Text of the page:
Bar Bodega hosts some of my most revered memories.
Florida punks Against Me! played there back in 2011, back when their front man was still a man. Sweat dripped from the ceilings as the crammed-in crowd tussled, swayed and shouted along to the songs. There were stage dives aplenty, but not many came off the stage. My friend Steve and I took turns boosting each other up. We cupped our hands near our knees for the other person to step onto and launch off.
I remember my first time witnessing a Guitar Wolf show. I’d seen Foo Fighters play in Auckland the night beforehand, and struggle to decide which band put on the better performance. Guitar Wolf were almost cartoonish – Japanese rockers fully buying into the stereotypes. They preferred to suffer under intense heat rather than ditch their leather jackets and sunglasses. There was thumb wrestling, human pyramids, and a LOT of noise. The music wasn’t that good, but never mind that, it was about the overall experience.
Cody ChessnuTT blessed us with his smooth, soulful R&B beats on the night of his 40th birthday. I had been awake for roughly 36 hours trying to juggle university assignments around work, but as exhausted as I was, it was worth staying awake late into that Monday night.
I’ve marvelled at my favourite singer Frank Turner as he spread the folk punk gospel from his pulpit, and was inducted into some other-worldly ritual when Killing Joke tried to set off the apocalypse from the stage.
Locals and internationals; punks, rockers, soul-singers, blues-players, beat-layers, rappers, wailers and crooners have all graced the stage, amongst many others. Look around the bar and you will see many records, photos, posters and backstage passes that lay testament to the many musical memories that still linger within the venue. Furthermore are the memories of first bar, from its original site on Willis Street 25 years ago.
Bodega has now followed the likes of Mighty Mighty, James Cabaret, and Puppies by closing up shop. May the memories remain long after the doors have shut.
A few years ago my friend Sam and I flew up to Auckland for a few concerts at Vector Arena. The first show was Weezer playing their first album (known as the “Blue Album”) in its entirety. A few nights later Red Hot Chili Peppers played at the same venue . It was a great trip and both shows were awesome. The standout band though, was Gary Clark Jr, one of the acts who opened for the Chilis.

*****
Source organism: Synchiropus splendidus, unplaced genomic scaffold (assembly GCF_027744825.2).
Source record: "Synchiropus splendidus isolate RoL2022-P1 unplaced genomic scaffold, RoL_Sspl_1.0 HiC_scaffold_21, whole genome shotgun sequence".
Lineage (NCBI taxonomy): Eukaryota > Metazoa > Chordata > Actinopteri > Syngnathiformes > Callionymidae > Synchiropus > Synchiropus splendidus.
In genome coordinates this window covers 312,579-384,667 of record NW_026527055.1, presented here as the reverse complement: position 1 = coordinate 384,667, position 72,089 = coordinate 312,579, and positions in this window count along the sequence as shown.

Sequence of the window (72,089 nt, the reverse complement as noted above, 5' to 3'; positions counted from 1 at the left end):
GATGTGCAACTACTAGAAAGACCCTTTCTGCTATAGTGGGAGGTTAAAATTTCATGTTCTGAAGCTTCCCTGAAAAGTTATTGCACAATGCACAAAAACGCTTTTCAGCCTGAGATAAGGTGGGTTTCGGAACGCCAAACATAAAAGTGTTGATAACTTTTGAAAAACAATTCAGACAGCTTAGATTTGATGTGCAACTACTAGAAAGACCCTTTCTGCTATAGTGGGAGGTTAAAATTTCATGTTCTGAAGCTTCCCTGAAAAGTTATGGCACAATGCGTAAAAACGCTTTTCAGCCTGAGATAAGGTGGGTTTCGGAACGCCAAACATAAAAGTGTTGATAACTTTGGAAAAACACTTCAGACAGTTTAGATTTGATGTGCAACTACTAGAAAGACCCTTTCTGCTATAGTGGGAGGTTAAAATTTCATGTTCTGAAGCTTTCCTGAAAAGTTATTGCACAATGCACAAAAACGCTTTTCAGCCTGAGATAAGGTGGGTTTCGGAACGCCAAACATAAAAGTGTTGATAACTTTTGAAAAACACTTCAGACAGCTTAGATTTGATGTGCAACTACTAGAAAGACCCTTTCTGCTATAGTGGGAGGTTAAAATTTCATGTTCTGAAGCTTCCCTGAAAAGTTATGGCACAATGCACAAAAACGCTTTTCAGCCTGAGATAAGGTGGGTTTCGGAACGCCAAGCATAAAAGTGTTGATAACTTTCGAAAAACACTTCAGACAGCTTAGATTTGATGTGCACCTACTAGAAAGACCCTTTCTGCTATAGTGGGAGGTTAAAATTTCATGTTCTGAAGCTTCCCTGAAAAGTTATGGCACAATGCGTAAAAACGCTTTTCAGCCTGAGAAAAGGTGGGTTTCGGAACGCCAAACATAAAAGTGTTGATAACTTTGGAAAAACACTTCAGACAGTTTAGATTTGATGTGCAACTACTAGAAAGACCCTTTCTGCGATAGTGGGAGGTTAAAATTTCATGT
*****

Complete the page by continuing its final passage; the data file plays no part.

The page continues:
I’d never listened to him beforehand, but Clark and his band caught my attention straight away. He was something else. So smooth. So slick. He had a swagger about him that just reeked of cool. They only played four songs, but that was more than enough to make a lasting impression.
When I got home I immediately looked him up and started accumulating his music. My girlfriend bought the Black and Blu LP for me. I ordered a Gary Clark Jr/ Son House split from Daytrotter. There was a mixtape hosted at datpiff that featured a more hip-hop flavour. He also featured on a catchy little Cody ChesnuTT b-side.
[ChesnuTT was my other musical discovery that year. I saw him play in Wellington on his birthday and he was outstanding.]
Since then I’ve noticed Clark pop up here and there, slowly gaining popularity. There was a cameo on the film Chef, and a Foo Fighters collaboration on the album/television series Sonic Highways.
And now finally he has returned to New Zealand to headline his own shows, as an extension of the Byron Bay Bluesfest.
This was my first time in Shed 6 since it has been refurbished as an alternative to the Wellington Town Hall. It was a similar size to Town Hall, and didn’t seem to suffer from the terrible acoustics that neighbouring venue TSB Arena is so notorious for.